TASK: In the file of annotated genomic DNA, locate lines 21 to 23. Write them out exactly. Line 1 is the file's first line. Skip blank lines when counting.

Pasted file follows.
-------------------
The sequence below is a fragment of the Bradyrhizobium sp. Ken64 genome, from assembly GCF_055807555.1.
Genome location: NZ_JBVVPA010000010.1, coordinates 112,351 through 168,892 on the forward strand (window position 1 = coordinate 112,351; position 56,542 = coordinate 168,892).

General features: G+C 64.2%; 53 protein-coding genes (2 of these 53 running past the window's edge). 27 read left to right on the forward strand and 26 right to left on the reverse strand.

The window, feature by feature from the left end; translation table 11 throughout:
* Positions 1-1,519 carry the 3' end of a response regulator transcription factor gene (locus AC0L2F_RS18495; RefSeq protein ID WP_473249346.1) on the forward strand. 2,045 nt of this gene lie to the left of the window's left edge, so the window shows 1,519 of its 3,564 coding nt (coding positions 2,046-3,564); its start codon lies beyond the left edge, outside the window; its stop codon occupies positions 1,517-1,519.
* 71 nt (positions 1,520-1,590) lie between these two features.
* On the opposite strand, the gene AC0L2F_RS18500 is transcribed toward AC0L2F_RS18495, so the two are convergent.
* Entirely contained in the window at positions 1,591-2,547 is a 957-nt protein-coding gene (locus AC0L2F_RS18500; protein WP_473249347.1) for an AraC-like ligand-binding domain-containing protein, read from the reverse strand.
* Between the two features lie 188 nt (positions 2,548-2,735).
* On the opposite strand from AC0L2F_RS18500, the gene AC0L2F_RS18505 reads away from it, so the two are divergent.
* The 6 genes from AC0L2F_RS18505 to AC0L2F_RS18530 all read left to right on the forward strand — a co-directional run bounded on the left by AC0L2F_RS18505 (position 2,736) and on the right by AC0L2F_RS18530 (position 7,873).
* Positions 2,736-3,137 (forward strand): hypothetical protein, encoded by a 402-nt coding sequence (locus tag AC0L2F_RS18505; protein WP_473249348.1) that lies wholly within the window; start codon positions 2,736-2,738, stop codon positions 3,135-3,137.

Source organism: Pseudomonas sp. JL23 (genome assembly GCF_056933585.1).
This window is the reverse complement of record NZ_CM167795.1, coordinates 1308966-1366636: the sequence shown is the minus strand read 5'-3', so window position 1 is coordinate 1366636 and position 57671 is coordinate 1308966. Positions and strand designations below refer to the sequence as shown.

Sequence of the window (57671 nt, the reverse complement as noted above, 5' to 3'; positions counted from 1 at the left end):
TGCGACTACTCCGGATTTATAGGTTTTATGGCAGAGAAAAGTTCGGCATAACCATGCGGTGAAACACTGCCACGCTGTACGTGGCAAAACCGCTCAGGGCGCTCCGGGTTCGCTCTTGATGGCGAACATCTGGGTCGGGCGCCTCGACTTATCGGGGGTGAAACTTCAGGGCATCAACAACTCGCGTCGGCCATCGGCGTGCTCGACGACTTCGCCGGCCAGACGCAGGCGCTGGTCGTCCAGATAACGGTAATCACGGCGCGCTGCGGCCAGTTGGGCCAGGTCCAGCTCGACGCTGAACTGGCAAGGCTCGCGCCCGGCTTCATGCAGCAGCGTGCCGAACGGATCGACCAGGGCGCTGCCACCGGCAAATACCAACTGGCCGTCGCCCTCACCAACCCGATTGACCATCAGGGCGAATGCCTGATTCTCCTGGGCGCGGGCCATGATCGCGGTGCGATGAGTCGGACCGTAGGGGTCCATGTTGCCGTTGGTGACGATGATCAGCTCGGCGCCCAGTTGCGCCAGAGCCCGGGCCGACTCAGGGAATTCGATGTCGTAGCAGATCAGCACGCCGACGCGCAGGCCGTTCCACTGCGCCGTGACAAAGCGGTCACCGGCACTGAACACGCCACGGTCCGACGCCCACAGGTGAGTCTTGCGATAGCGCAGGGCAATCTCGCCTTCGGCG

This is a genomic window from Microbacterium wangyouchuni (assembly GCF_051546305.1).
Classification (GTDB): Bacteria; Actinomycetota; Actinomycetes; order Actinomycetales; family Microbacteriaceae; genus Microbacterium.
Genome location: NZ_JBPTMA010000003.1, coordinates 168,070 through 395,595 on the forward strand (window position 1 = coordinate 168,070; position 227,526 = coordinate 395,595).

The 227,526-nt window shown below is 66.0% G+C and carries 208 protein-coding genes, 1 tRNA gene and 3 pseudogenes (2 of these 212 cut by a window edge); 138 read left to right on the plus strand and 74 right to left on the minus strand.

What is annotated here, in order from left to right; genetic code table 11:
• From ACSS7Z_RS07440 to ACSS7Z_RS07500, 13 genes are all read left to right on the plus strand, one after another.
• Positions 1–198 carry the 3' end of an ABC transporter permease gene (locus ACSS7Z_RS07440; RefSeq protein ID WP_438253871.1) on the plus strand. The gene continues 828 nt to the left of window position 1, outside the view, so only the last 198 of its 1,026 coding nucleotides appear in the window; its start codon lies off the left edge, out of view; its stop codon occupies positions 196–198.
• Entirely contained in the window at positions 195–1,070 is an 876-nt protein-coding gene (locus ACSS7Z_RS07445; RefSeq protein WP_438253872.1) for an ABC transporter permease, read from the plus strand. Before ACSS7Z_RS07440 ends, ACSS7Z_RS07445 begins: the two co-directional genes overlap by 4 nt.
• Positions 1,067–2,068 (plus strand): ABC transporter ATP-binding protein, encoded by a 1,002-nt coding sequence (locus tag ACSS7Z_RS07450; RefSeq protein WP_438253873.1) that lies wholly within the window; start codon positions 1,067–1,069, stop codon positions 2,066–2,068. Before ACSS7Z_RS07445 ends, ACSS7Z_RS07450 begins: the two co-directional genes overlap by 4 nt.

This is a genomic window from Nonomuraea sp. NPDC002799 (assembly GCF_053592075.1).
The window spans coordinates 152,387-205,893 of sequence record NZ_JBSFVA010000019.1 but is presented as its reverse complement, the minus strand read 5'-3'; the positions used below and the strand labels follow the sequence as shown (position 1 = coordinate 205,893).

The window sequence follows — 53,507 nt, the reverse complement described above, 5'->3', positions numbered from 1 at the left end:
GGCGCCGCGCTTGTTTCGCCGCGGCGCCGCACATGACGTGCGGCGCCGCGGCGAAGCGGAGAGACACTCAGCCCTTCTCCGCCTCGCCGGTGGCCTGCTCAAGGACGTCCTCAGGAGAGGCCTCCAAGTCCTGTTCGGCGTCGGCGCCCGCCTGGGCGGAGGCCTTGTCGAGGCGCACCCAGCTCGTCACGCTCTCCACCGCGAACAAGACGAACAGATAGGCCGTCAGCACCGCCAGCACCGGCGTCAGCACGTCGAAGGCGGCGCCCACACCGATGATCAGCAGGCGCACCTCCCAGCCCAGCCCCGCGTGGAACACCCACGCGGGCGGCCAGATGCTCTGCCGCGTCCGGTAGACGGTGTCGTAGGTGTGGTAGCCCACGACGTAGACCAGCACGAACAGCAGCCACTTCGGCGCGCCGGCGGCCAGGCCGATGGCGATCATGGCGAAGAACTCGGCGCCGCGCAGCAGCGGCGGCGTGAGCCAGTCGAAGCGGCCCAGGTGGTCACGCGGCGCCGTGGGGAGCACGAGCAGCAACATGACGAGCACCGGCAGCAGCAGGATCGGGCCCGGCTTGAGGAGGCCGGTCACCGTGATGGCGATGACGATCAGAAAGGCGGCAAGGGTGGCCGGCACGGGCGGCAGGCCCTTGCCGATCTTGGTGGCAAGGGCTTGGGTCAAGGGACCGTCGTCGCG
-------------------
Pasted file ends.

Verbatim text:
What is annotated here, in order from left to right; genetic code table 11:
• From ACSS7Z_RS07440 to ACSS7Z_RS07500, 13 genes are all read left to right on the plus strand, one after another.
• Positions 1–198 carry the 3' end of an ABC transporter permease gene (locus ACSS7Z_RS07440; RefSeq protein ID WP_438253871.1) on the plus strand. The gene continues 828 nt to the left of window position 1, outside the view, so only the last 198 of its 1,026 coding nucleotides appear in the window; its start codon lies off the left edge, out of view; its stop codon occupies positions 196–198.